70% of workers claim they would work harder (yes, even harder) if they sensed their efforts were being better recognized (Source: Hubspot).
“I don’t have time to give out continuous praise.” Being pummeled with praise, and giving praise merely for praise’s sake is not sincere, authentic, and meaningful. Instead, with regularity and reflection, identify key upcoming organizational projects that are important, and make a point to express the gratitude for a job well done upon its completion. If you have time to dole out assignments, you can take the time to follow up on them. After all, those finished projects contribute to the organization’s bottom line.
Almost 90% of HR leaders concur that regular peer feedback and touch bases are key for successful outcomes (Source: 2018 SHRM/Globoforce and Employee Recognition Report).
“They’ll become prideful, demand more pay.” Maybe or maybe not. However, if your organization is doing well and you have a staff, realize that without them you wouldn’t be as effective, efficient, and profitable. If someone is performing well, absolutely, unequivocally express gratitude. And if work life is made easier because of his or her contributions, a pay raise also be a worthwhile investment.
60% of workers would take half the pay for a job they love (Source: Lexington Law)
Gratitude should also be expressed to the audiences you serve––donors, members, clients, and customers. Ensure your organization does something beyond the “ask.” A thank you after the ask is expected and, most likely, is an automated reply––“thank you” for your purchase, contribution, subscription, or patronage. A gesture of gratitude that’s unexpected, however, is much more memorable, special. Recognize that monies received could have been spent with a competitor or in any number of other ways, but they choose to spend it on something your organization offered.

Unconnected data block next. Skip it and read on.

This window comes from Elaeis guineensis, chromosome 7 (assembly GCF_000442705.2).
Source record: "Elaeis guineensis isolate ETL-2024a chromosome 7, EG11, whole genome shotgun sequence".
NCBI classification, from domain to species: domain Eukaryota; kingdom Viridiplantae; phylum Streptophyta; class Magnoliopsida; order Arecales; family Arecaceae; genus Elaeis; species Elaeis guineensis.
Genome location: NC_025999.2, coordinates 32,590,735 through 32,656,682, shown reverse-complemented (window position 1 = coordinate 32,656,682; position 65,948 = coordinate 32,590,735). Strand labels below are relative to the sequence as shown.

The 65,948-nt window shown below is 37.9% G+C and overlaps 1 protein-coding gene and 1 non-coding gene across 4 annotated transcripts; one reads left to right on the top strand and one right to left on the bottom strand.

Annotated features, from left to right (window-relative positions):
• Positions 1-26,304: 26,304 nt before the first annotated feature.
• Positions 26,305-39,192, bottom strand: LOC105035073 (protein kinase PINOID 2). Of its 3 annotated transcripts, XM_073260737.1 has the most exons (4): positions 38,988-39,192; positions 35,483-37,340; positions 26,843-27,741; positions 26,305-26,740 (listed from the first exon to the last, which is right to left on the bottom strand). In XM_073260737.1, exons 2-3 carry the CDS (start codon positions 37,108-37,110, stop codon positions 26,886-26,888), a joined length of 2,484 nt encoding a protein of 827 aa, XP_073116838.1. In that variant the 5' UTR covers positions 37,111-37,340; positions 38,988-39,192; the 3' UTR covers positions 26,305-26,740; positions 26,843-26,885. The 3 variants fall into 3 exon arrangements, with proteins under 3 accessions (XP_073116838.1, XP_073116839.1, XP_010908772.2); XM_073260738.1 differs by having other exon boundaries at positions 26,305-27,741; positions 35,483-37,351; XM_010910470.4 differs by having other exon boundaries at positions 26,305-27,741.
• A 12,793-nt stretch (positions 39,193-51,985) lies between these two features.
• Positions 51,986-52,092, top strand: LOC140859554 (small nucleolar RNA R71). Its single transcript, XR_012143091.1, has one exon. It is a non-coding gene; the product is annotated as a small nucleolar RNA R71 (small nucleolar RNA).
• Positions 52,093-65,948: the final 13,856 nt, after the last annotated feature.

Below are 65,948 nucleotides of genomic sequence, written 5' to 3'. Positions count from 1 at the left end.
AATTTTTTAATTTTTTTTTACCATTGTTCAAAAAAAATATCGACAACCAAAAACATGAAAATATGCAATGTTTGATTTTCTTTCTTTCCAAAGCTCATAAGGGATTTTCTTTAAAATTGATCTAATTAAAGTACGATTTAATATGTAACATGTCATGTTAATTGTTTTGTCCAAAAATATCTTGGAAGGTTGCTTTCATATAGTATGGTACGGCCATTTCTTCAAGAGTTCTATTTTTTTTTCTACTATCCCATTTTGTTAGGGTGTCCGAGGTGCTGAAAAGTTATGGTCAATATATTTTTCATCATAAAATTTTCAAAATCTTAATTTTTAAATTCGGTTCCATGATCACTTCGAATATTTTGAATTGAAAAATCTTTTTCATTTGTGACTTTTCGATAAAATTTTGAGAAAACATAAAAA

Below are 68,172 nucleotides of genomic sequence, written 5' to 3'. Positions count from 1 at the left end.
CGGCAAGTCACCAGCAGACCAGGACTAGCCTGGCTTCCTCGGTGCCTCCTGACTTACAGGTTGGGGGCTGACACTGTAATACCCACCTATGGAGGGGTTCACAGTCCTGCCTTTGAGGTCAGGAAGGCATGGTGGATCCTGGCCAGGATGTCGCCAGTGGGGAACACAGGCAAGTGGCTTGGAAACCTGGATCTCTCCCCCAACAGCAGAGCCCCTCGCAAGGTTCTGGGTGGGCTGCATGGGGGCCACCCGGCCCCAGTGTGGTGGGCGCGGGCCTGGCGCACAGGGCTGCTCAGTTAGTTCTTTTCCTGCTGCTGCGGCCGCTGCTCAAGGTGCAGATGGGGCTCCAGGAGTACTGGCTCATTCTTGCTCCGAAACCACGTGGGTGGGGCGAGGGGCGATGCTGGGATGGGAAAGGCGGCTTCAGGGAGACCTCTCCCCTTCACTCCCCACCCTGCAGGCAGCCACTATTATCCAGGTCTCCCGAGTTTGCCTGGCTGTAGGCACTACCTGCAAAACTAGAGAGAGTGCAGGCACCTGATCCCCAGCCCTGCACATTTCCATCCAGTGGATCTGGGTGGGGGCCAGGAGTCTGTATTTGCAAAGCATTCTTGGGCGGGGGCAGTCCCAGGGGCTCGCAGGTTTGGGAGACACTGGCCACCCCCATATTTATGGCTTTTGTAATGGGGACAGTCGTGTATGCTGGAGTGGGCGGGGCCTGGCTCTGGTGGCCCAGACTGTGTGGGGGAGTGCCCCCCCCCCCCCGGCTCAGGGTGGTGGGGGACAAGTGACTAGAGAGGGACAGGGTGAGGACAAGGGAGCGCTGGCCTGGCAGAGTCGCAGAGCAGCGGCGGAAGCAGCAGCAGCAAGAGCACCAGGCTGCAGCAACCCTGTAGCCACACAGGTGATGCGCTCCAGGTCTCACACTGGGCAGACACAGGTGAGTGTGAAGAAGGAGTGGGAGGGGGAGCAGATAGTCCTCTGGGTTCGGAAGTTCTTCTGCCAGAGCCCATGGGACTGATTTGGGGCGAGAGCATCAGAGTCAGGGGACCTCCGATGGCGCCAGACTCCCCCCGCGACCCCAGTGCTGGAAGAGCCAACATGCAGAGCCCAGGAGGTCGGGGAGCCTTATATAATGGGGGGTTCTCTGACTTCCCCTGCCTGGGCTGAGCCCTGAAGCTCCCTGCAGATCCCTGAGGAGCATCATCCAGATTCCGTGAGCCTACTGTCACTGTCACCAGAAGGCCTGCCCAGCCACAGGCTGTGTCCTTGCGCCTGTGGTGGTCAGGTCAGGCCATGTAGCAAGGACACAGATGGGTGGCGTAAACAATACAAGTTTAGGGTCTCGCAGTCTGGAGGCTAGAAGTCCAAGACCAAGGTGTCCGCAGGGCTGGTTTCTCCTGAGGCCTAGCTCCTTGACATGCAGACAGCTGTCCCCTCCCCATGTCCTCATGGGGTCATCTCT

In Closing, Thank You
After I clear up the plates from this year's festive, food-filled gathering, I will remember not only to give thanks for that day, but also for the 364 days that follow, celebrating and being grateful for all the connections who have brought me to this professional place, including you––thank you for reading this; I am grateful.
Emmons, R. A. (2003). Acts of gratitude in organizations. In K. Cameron, J. Dutton & R. Quinn (Eds.), Positive organizational scholarship: Foundations of a new discipline (pp. 81-93). San Francisco: Berrett-Koehler Publishers.
Emmons, R. A., and McCullough, M. E. (2003). Counting blessings versus burdens: an experimental investigation of gratitude and subjective well-being in daily life. Journal of Personality and Social Psychology 84(2), 377-389.
Grant, A. M., & Wrzesniewski, A. (2010). I won’t let you down… or will I? core self-evaluations, other-orientation, anticipated guilt and gratitude, and job performance. Journal of Applied Psychology,95(1), 108-121.
Seligman, M. E. P., Steen, T. A., Park, N., & Peterson, C. (2005). Positive psychology progress: Empirical validation of interventions. American Psychologist, 60(5), 410-421.